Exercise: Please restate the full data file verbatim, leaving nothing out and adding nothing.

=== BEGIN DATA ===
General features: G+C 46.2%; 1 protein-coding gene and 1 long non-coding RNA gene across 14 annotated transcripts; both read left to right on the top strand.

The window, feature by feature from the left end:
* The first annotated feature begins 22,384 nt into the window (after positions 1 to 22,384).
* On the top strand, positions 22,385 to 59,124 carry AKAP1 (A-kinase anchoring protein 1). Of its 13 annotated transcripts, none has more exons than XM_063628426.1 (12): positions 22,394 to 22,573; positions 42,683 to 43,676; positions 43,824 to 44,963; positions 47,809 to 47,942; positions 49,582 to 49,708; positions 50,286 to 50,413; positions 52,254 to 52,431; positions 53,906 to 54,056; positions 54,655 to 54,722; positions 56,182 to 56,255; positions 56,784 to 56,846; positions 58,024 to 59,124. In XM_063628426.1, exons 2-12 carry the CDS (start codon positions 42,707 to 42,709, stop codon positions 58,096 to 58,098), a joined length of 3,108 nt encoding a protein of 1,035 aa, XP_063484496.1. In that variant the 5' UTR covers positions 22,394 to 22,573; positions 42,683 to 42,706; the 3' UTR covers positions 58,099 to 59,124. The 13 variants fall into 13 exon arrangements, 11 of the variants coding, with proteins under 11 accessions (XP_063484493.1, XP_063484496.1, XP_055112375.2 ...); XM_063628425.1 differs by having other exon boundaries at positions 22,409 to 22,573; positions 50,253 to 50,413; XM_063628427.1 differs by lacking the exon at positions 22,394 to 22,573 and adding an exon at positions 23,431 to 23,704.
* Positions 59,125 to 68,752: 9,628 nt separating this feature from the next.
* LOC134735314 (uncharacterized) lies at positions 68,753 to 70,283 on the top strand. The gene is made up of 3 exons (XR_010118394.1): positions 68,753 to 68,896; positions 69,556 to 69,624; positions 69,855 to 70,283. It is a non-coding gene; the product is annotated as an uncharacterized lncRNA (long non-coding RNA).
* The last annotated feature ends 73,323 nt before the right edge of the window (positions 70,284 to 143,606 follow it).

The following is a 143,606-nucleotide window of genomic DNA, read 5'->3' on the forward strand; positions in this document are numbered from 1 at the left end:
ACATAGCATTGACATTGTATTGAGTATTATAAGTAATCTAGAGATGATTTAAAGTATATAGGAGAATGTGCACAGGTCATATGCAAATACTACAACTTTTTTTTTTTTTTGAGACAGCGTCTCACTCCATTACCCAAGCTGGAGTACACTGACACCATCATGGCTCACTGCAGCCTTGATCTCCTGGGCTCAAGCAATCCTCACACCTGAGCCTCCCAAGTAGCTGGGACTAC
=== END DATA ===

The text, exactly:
General features: G+C 46.2%; 1 protein-coding gene and 1 long non-coding RNA gene across 14 annotated transcripts; both read left to right on the top strand.

The window, feature by feature from the left end:
* The first annotated feature begins 22,384 nt into the window (after positions 1 to 22,384).
* On the top strand, positions 22,385 to 59,124 carry AKAP1 (A-kinase anchoring protein 1). Of its 13 annotated transcripts, none has more exons than XM_063628426.1 (12): positions 22,394 to 22,573; positions 42,683 to 43,676; positions 43,824 to 44,963; positions 47,809 to 47,942; positions 49,582 to 49,708; positions 50,286 to 50,413; positions 52,254 to 52,431; positions 53,906 to 54,056; positions 54,655 to 54,722; positions 56,182 to 56,255; positions 56,784 to 56,846; positions 58,024 to 59,124. In XM_063628426.1, exons 2-12 carry the CDS (start codon positions 42,707 to 42,709, stop codon positions 58,096 to 58,098), a joined length of 3,108 nt encoding a protein of 1,035 aa, XP_063484496.1. In that variant the 5' UTR covers positions 22,394 to 22,573; positions 42,683 to 42,706; the 3' UTR covers positions 58,099 to 59,124. The 13 variants fall into 13 exon arrangements, 11 of the variants coding, with proteins under 11 accessions (XP_063484493.1, XP_063484496.1, XP_055112375.2 ...); XM_063628425.1 differs by having other exon boundaries at positions 22,409 to 22,573; positions 50,253 to 50,413; XM_063628427.1 differs by lacking the exon at positions 22,394 to 22,573 and adding an exon at positions 23,431 to 23,704.
* Positions 59,125 to 68,752: 9,628 nt separating this feature from the next.
* LOC134735314 (uncharacterized) lies at positions 68,753 to 70,283 on the top strand. The gene is made up of 3 exons (XR_010118394.1): positions 68,753 to 68,896; positions 69,556 to 69,624; positions 69,855 to 70,283. It is a non-coding gene; the product is annotated as an uncharacterized lncRNA (long non-coding RNA).
* The last annotated feature ends 73,323 nt before the right edge of the window (positions 70,284 to 143,606 follow it).

The following is a 143,606-nucleotide window of genomic DNA, read 5'->3' on the forward strand; positions in this document are numbered from 1 at the left end:
ACATAGCATTGACATTGTATTGAGTATTATAAGTAATCTAGAGATGATTTAAAGTATATAGGAGAATGTGCACAGGTCATATGCAAATACTACAACTTTTTTTTTTTTTTGAGACAGCGTCTCACTCCATTACCCAAGCTGGAGTACACTGACACCATCATGGCTCACTGCAGCCTTGATCTCCTGGGCTCAAGCAATCCTCACACCTGAGCCTCCCAAGTAGCTGGGACTAC